All vector images (and illustrations for that matter) are flat and two-dimensional. While we can’t create three-dimensional vectors, well, at least not yet, we can use techniques to create the illusion of that third dimension, Depth. We can mimic the effects that light plays on an object in the physical world, we can overlap objects, we can simplify backgrounds to symbolize their distance, and we can use shadows strategically to make things pop out. There are many tricks to add depth vector art and illustrations.


Overlapped objects help create a sense depth. When we see two objects that overlap with our eyes we know from experience that one of those objects is in front of the other. Overlapping objects is one of the easiest ways to create depth in a vector illustration. For example in the picture below the phone, briefcase, and notebook are all relatively the same size, when in reality those objects shouldn’t be. Because the phone is in front of the other objects we assume that it is closer to us. Things that are closer to us take up more of our field of view so they appear larger. By placing the phone in front, the designer has been able to add more detail because it is larger. If the phone was in back it would have to be smaller and the details would be lost.


Light & Shape

Think of a circle. Without a light source, the circle appears flat and two-dimensional. Spheres, however, have brighter parts and darker parts determined by the light source. Choosing a consistent light source when designing can help create a sense of depth and photorealism even on very stylized graphics. Take the stylized icon set below as an example. The popcorn, drink, and megaphone gain a stronger sense of depth from the established light source. The megaphone breaks the rule of a vertical split light and shadow. This is because of the way the cane shape of the megaphone refracts light and shadow. By putting the split down the height of the cone, it helps define the shape and give it depth. The inside of the cone is also in shadow which helps define the shape.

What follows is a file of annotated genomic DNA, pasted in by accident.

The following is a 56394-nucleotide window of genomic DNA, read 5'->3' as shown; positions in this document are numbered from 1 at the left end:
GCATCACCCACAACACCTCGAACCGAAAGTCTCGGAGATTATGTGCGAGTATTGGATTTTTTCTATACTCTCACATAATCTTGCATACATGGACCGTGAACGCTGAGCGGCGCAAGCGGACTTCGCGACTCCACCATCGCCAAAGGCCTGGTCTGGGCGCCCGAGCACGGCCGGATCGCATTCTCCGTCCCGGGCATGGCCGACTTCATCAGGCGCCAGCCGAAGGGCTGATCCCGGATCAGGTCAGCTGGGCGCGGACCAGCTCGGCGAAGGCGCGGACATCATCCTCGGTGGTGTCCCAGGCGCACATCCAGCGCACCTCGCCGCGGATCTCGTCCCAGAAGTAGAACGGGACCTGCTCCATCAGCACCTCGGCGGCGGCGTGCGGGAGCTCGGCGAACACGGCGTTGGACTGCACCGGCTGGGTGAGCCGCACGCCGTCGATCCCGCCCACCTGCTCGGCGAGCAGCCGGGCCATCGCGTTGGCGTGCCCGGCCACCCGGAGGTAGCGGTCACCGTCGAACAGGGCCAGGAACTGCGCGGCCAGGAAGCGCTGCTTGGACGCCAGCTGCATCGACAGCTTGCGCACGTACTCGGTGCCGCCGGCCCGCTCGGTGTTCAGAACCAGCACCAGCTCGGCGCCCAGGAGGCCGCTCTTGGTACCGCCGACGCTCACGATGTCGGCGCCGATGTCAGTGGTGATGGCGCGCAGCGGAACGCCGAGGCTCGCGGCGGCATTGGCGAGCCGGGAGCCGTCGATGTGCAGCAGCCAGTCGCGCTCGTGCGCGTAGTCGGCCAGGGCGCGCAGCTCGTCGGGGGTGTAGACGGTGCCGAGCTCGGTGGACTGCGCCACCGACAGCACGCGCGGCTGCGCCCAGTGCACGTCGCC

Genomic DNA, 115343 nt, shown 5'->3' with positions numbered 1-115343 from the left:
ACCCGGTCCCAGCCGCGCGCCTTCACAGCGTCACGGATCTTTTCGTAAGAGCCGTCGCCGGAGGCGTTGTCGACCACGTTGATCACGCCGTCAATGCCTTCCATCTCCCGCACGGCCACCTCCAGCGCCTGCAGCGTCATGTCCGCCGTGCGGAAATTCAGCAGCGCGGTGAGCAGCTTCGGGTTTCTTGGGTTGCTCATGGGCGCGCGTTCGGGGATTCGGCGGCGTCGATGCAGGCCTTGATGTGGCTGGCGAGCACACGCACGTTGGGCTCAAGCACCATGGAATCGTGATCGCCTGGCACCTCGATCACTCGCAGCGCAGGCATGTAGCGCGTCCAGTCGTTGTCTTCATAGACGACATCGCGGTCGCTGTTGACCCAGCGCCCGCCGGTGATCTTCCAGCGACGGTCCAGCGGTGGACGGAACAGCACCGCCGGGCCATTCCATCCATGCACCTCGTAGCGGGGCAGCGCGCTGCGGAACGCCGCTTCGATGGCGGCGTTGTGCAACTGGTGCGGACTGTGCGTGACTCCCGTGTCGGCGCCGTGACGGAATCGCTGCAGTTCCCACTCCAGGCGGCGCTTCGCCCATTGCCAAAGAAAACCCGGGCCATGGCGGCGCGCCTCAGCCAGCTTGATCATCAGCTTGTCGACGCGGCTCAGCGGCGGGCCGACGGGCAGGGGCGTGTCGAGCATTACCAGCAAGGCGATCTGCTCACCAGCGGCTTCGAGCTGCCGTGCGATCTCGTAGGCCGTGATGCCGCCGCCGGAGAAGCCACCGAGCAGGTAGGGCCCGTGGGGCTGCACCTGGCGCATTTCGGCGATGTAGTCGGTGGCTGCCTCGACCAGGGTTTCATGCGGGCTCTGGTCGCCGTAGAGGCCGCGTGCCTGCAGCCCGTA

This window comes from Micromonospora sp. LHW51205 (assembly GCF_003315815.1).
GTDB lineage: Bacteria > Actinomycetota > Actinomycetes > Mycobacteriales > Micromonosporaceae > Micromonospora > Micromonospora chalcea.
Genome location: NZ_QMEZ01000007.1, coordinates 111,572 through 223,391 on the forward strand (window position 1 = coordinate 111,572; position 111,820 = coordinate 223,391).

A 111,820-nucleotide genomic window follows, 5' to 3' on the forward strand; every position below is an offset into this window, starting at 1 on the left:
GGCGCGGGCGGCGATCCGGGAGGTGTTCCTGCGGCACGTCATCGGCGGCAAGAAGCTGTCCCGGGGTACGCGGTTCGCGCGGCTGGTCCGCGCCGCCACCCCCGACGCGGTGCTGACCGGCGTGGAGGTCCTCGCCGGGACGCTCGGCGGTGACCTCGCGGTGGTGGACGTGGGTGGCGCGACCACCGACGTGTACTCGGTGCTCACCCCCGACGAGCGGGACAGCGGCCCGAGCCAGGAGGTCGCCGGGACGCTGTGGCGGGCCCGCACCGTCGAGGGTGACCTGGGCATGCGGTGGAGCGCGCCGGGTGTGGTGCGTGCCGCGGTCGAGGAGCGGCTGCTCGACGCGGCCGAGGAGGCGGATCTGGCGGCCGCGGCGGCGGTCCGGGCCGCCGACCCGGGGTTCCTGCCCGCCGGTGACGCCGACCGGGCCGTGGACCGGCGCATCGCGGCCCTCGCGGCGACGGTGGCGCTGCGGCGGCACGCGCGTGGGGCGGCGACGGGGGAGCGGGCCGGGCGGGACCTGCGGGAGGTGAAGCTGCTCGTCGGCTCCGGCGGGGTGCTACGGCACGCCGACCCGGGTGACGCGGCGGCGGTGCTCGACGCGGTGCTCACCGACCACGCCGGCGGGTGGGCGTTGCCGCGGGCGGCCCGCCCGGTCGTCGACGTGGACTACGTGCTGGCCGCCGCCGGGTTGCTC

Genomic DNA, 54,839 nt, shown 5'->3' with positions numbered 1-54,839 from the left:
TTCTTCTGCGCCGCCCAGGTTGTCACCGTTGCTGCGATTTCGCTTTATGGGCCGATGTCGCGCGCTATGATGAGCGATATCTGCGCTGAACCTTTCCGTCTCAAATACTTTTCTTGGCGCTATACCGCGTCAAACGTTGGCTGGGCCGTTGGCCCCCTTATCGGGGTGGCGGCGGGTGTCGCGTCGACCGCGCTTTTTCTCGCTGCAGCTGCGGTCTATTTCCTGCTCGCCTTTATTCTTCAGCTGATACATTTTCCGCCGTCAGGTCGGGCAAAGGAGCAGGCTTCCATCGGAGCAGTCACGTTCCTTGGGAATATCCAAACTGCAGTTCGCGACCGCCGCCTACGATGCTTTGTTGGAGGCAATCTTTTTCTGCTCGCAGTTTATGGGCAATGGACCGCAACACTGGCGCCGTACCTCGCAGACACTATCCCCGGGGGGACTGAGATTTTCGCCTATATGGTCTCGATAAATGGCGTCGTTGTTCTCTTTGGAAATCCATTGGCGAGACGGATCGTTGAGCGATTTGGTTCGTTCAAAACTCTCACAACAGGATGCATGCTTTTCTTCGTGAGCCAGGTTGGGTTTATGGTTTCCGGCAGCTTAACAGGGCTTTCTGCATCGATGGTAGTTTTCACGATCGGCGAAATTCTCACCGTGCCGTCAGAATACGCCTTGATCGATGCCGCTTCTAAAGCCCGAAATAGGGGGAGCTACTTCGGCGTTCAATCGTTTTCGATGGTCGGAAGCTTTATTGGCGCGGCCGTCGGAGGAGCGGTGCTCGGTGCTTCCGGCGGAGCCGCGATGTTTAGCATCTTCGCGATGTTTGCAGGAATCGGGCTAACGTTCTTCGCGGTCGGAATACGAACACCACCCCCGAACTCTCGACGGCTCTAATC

By using shadows you can make flat Vector Illustrations pop out. The moon in the image below uses overlapping shadows to create a multi-layered icon. The icon is still flat, but with what we know about shadows in the real world, we can deduce one cloud is in front of the moon, the other is behind the moon, and they are all in front of the background circles. You may also notice that the circles seem to pop off the background as well without shadows. Sometimes a consistent shadow pattern is enough to imply that it would continue throughout the entire piece.



Our eyes can focus on planes of depth to allow us to see detail at that distance. Outside of that depth of field objects become blurry and less detailed. Adding blur to objects in Vector Illustrations is almost always a bad idea, instead, we can simplify to mimic the real world. The trees in the image below are simplified to a silhouette. Trees in real life have individual leaves and we see all of those leaves. If there is a value (lighter/darker) contrast between the tree and the background then we can make out the shape of the overall tree. Here the designer separated the trees in the foreground from the background using value contrast. The background trees are also grouped together as a single shape to show the idea of a forest without drawing attention to themselves.


Video Tutorial

Tutorial Graphics from 10 Top Tips on Creating Flat Design Graphics by Yulia Sokolvia.


Brent Fisher
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Brent Fisher

Brent loves vector illustration and abstract photography. He builds custom PCs, wakeboards, and plays video games in his free time.
Brent Fisher
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